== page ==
Intended for healthcare professionals


How could a radio broadcast on self-examination have avoided creating misperceptions?

BMJ 2024; 385 doi: (Published 16 May 2024) Cite this as: BMJ 2024;385:q1100
  1. Richard Smith, chair
  1. UK Health Alliance on Climate Change

Last week I listened to a radio broadcast in which a woman in her 20s with breast cancer described how she examined her breast and found a lump. She is now being treated for breast cancer. The interviewer, an older woman, interviewed her gently with empathy. There was no challenge, as there would have been to a politician, and the result was misleading and probably had some harmful messages.

The peg for the interview was the death from breast cancer of Kris Hallenga, the founder of CoppaFeel!, a breast awareness campaign. Hallenga was clearly a remarkable woman full of pazazz and humour. As the website of CoppaFeel! says: “In 2009 Kris was diagnosed with secondary breast cancer at the age of 23, after being turned away from her GP for over a year. By the time she was diagnosed, it was terminal. Kris’ ambition was for no one else to find themselves in her position and so CoppaFeel! was born, to ensure breast cancers are diagnosed early and accurately.”1

The broadcast wanted to pay tribute to Hallenga’s life and achievements in a sensitive way and interviewing a young woman with breast cancer naturally seemed a good way to do so. In the context of the death of one young woman from breast cancer and interviewing another young woman with breast cancer, how could the interviewer do anything but let the young woman tell her story and conclude with the message that all women, including women in their 20s, should examine their breasts regularly?

It seems self-evident that examining your breasts regularly is a good thing to do. How could it not be? But, as all doctors know, many things that seem obviously beneficial can actually be harmful, and evidence suggests that that is the case with breast self-examination, particularly in young women.2

One obvious problem with the broadcast was that hearing about two women who developed breast cancer in their 20s inevitably gave the impression that this was common. In fact, it’s extremely rare. In the UK there are on average in a year two cases of invasive breast cancer in every 100 000 women aged 20-24 and 11 cases for every 100 000 in women aged 25-29.3 There were no cases of what Cancer Research UK calls “breast carcinoma in situ” among women aged 20-24 and one case per 100 000 women in women aged 25-29.4

As I’ve written before, breast carcinoma in situ or ductal carcinoma in situ is a confusing condition that may or may not progress to invasive cancer.5 A graph of age-specific incidence looks very odd because it has a big spike at age 50-544 while invasive breast cancer incidence rises progressively to peak at age 65-70.3 Breast cancer, like most (but not all) cancers is a disease of older people (men get breast cancer as well). Breast carcinoma in situ peaks at age 50-54 because women in Britain are routinely offered mammography at age 50, and breast carcinoma in situ is diagnosed mostly by mammography. Very few women in their 20s will have a mammogram, explaining the almost non-existent cases of breast carcinoma in situ in women in their 20s.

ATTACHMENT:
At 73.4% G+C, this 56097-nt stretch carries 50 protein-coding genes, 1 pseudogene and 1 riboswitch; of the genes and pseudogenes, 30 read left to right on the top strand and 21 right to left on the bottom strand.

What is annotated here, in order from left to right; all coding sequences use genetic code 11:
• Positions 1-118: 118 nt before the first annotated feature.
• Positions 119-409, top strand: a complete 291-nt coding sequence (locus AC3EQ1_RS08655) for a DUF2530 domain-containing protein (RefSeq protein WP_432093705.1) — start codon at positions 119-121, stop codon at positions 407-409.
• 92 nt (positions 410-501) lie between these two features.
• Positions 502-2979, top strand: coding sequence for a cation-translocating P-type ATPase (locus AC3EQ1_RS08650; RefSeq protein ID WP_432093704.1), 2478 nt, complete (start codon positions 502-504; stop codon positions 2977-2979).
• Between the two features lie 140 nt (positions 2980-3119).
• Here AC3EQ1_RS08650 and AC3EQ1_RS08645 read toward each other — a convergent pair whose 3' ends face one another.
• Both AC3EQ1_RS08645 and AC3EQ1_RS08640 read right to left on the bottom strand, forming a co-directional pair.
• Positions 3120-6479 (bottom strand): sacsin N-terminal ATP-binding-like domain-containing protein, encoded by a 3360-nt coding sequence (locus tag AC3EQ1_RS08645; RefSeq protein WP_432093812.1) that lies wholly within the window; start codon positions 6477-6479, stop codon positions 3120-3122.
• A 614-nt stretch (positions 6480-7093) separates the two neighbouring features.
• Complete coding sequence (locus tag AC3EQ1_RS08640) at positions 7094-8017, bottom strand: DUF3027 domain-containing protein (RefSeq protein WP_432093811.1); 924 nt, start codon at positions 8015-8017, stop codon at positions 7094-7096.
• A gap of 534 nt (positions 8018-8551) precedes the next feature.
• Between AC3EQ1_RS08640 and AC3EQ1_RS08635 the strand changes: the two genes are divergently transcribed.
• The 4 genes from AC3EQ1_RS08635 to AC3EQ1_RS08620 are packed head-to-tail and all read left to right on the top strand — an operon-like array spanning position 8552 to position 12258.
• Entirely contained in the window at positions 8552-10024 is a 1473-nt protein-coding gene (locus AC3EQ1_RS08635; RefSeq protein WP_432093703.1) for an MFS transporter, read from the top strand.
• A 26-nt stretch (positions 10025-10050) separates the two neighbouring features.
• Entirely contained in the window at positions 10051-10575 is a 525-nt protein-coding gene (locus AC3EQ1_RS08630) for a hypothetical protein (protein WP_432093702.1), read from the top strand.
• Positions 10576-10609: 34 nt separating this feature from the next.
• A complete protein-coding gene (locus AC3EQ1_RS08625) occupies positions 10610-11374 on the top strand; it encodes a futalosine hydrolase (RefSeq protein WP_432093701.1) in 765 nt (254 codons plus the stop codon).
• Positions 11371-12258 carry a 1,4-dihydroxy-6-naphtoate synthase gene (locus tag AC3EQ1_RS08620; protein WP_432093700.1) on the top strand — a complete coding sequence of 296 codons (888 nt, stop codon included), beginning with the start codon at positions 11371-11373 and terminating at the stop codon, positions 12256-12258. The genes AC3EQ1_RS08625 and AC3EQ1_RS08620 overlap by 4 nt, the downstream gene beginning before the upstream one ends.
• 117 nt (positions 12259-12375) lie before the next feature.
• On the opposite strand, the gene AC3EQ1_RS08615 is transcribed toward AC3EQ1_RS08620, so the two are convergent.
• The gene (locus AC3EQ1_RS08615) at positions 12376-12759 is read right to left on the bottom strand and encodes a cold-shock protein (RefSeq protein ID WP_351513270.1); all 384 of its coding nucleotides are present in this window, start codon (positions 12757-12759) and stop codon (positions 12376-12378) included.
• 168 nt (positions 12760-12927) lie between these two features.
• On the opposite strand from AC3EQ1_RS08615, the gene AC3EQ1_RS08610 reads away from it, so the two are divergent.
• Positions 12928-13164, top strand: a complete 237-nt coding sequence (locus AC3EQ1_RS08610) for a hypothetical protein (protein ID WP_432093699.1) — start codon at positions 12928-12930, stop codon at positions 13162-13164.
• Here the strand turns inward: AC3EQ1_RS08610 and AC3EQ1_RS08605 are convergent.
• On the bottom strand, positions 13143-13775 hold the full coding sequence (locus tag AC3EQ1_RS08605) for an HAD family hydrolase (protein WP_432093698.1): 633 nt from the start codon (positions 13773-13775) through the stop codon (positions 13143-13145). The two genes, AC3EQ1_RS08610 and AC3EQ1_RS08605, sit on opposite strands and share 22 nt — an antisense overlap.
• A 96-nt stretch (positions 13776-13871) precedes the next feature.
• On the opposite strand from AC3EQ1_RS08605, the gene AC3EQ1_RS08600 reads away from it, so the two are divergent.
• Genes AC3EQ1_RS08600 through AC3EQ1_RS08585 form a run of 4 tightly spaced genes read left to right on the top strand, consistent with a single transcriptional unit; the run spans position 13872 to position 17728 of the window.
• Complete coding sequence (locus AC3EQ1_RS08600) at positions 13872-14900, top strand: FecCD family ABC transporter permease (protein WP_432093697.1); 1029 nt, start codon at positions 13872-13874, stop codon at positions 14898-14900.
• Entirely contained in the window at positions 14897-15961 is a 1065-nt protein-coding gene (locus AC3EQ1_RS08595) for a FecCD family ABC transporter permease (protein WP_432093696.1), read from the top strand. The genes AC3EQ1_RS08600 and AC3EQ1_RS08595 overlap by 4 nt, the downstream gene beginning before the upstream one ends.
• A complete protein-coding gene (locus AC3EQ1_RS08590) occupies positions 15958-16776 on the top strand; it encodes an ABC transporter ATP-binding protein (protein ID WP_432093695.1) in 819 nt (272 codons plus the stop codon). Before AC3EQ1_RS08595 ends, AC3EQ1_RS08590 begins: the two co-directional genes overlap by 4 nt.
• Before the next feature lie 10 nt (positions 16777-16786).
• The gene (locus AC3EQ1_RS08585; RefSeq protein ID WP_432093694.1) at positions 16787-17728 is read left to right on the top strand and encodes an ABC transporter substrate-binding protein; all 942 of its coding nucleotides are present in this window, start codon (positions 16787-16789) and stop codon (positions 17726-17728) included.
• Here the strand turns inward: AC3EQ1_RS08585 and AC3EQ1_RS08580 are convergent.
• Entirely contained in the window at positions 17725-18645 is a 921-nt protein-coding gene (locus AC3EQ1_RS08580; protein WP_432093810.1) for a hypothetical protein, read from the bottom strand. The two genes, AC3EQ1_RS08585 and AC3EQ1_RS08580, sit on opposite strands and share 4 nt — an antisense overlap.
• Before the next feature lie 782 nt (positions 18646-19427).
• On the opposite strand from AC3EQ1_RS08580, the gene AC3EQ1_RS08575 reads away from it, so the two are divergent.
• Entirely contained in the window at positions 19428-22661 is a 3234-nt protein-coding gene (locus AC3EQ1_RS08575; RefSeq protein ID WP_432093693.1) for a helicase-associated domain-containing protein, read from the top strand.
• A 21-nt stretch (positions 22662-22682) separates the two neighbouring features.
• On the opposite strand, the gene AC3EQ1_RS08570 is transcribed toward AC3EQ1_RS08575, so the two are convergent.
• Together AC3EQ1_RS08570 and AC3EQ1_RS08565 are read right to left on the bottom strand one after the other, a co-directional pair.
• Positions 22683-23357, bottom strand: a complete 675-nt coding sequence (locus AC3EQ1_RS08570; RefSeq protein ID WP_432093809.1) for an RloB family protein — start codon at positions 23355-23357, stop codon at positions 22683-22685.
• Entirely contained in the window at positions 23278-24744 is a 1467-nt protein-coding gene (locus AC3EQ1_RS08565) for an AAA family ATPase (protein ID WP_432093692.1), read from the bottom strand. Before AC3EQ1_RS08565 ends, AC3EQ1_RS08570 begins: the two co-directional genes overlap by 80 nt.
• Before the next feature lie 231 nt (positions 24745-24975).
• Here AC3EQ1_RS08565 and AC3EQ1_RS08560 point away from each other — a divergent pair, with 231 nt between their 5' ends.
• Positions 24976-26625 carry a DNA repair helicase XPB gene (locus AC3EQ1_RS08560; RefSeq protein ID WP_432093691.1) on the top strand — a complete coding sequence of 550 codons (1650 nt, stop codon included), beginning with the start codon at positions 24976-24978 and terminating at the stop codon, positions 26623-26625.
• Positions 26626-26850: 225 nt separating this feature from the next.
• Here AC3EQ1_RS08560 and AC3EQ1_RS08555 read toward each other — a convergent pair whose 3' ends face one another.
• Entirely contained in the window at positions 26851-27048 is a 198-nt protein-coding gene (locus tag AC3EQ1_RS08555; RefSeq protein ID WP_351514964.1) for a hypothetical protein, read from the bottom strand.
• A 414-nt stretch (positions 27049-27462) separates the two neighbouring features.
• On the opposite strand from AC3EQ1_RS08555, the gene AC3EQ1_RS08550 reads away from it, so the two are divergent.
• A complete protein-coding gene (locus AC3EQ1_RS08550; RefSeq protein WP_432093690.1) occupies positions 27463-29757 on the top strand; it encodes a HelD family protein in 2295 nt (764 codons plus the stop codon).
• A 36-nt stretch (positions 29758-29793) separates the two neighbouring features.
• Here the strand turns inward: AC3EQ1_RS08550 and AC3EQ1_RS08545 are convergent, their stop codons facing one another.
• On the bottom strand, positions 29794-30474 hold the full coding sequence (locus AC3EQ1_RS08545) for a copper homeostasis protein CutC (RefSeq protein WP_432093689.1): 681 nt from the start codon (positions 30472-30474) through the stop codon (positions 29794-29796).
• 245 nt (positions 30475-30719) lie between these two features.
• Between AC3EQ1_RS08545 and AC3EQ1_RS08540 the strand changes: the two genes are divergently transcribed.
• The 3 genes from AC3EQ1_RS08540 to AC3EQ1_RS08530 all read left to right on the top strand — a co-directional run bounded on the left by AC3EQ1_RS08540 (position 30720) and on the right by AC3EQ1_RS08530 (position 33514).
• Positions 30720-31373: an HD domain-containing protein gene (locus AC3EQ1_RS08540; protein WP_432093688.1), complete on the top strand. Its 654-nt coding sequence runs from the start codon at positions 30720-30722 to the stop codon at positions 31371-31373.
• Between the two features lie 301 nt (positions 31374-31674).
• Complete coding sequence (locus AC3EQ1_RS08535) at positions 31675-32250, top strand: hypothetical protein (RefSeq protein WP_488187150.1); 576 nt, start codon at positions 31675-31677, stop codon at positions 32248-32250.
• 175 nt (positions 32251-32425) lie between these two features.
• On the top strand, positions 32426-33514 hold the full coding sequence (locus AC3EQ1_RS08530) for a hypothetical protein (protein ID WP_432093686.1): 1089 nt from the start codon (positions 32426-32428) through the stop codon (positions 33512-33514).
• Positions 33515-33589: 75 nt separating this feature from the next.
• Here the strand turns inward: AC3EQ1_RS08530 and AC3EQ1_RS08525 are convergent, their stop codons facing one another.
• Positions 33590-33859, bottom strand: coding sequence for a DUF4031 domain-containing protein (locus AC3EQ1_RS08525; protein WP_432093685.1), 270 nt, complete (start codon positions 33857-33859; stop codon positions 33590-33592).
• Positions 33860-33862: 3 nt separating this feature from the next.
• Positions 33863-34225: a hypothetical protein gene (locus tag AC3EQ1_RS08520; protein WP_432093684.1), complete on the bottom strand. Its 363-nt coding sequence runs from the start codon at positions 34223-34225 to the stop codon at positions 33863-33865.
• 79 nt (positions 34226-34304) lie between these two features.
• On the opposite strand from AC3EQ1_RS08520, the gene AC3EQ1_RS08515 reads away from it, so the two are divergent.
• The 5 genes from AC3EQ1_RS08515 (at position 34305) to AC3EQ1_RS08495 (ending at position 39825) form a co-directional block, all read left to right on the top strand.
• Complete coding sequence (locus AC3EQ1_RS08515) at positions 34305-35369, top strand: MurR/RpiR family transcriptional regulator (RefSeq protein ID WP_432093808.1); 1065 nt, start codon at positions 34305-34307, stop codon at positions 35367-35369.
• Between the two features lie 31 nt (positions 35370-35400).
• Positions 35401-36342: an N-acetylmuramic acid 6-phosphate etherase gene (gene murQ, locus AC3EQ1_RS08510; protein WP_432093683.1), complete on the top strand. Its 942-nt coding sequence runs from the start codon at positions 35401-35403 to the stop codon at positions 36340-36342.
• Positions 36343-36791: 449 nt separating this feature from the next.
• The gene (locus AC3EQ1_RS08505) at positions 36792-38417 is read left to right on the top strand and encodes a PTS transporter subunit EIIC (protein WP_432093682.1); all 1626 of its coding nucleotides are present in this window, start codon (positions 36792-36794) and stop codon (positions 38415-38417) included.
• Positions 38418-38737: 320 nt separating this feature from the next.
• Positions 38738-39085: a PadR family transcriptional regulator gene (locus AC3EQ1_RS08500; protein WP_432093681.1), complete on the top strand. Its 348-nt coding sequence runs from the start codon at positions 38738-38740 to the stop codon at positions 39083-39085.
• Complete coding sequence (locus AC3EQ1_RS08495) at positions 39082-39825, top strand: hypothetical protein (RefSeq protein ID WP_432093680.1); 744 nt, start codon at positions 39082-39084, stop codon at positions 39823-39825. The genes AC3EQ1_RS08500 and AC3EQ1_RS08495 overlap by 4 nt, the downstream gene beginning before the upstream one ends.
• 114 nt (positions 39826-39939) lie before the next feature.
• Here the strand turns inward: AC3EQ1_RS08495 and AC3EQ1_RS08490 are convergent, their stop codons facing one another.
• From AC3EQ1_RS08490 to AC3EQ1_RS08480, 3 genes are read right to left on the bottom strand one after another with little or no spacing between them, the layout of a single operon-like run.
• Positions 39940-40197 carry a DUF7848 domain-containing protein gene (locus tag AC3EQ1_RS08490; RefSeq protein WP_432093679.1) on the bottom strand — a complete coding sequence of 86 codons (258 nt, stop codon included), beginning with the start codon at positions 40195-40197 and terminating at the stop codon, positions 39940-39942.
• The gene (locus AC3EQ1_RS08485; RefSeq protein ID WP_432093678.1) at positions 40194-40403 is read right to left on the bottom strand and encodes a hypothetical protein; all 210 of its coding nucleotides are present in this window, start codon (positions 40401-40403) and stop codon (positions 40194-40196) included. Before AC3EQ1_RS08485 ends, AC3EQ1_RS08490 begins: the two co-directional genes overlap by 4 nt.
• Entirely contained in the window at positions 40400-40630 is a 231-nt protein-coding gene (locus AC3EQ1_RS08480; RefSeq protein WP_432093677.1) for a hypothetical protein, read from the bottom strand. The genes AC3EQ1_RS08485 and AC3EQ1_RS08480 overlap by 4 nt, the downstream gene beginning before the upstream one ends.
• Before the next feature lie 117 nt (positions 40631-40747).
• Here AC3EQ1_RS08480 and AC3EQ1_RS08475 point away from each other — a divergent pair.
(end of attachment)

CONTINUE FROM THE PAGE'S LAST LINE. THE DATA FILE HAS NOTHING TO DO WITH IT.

Many, even most, people in Britain think that breast cancer is a disease of young women rather than old women, largely because of the great attention paid to young women, particularly celebrities, who develop breast cancer. This week’s broadcast would have strengthened that misperception and it wouldn’t have been insensitive of the broadcast to state that cancer in women in their 20s is extremely rare.

But the bigger misperception was to encourage young women to regularly examine their breasts. This is the conclusion from the Cochrane Library systematic review of breast self-examination: “Data from two large trials do not suggest a beneficial effect of screening by breast self‐examination but do suggest increased harm in terms of increased numbers of benign lesions identified and an increased number of biopsies performed. At present, screening by breast self‐examination or physical examination cannot be recommended.”2

In other words, lives are not saved by breast self-examination but a lot of women will have biopsies without benefit and naturally the finding of a lump will make women anxious, particularly as many people think that cancer leads to death. It’s a matter of false-positives, a signal (the examination) that something is wrong when it isn’t. False positives will be particularly common in women because true positives, the signal (the examination) that something is wrong when it is, are vanishingly rare because hardly any women in their 20s develop breast cancer.

How could the broadcast have avoided promoting these misperceptions? One option would have been not to have had the broadcast at all, and that probably would have been the best option. Another option would have been to interview after the young woman a doctor knowledgeable about breast cancer who could have corrected the misperceptions, but that would have cast a cloud over Hallenga’s work.


  • Competing interests: RS was the editor of The BMJ.